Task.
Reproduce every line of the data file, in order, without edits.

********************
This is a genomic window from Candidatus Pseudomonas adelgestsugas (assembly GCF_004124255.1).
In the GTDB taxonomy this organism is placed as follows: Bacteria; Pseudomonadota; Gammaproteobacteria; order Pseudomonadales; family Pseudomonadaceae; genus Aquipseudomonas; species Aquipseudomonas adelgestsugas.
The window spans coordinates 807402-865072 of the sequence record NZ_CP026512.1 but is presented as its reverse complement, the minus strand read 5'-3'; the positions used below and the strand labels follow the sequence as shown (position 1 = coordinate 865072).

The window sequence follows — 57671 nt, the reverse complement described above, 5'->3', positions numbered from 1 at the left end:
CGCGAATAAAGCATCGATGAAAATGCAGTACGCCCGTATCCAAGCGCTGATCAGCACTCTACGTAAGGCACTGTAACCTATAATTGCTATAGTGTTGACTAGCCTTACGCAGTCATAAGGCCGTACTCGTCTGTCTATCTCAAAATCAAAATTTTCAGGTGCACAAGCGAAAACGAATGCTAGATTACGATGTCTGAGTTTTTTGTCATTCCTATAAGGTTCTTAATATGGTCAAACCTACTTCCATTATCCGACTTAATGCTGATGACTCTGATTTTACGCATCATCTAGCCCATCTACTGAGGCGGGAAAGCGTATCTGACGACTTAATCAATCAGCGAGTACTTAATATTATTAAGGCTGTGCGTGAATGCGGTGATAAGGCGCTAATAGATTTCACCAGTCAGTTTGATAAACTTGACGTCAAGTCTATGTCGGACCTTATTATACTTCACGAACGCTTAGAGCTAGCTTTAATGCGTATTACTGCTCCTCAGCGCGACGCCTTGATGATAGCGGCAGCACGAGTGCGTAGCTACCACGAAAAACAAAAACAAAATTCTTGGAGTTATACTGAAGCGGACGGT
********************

This is a genomic window from Candidatus Pseudomonas adelgestsugas (assembly GCF_004124255.1).
In the GTDB taxonomy this organism is placed as follows: Bacteria; Pseudomonadota; Gammaproteobacteria; order Pseudomonadales; family Pseudomonadaceae; genus Aquipseudomonas; species Aquipseudomonas adelgestsugas.
The window spans coordinates 807402-865072 of the sequence record NZ_CP026512.1 but is presented as its reverse complement, the minus strand read 5'-3'; the positions used below and the strand labels follow the sequence as shown (position 1 = coordinate 865072).

The window sequence follows — 57671 nt, the reverse complement described above, 5'->3', positions numbered from 1 at the left end:
CGCGAATAAAGCATCGATGAAAATGCAGTACGCCCGTATCCAAGCGCTGATCAGCACTCTACGTAAGGCACTGTAACCTATAATTGCTATAGTGTTGACTAGCCTTACGCAGTCATAAGGCCGTACTCGTCTGTCTATCTCAAAATCAAAATTTTCAGGTGCACAAGCGAAAACGAATGCTAGATTACGATGTCTGAGTTTTTTGTCATTCCTATAAGGTTCTTAATATGGTCAAACCTACTTCCATTATCCGACTTAATGCTGATGACTCTGATTTTACGCATCATCTAGCCCATCTACTGAGGCGGGAAAGCGTATCTGACGACTTAATCAATCAGCGAGTACTTAATATTATTAAGGCTGTGCGTGAATGCGGTGATAAGGCGCTAATAGATTTCACCAGTCAGTTTGATAAACTTGACGTCAAGTCTATGTCGGACCTTATTATACTTCACGAACGCTTAGAGCTAGCTTTAATGCGTATTACTGCTCCTCAGCGCGACGCCTTGATGATAGCGGCAGCACGAGTGCGTAGCTACCACGAAAAACAAAAACAAAATTCTTGGAGTTATACTGAAGCGGACGGT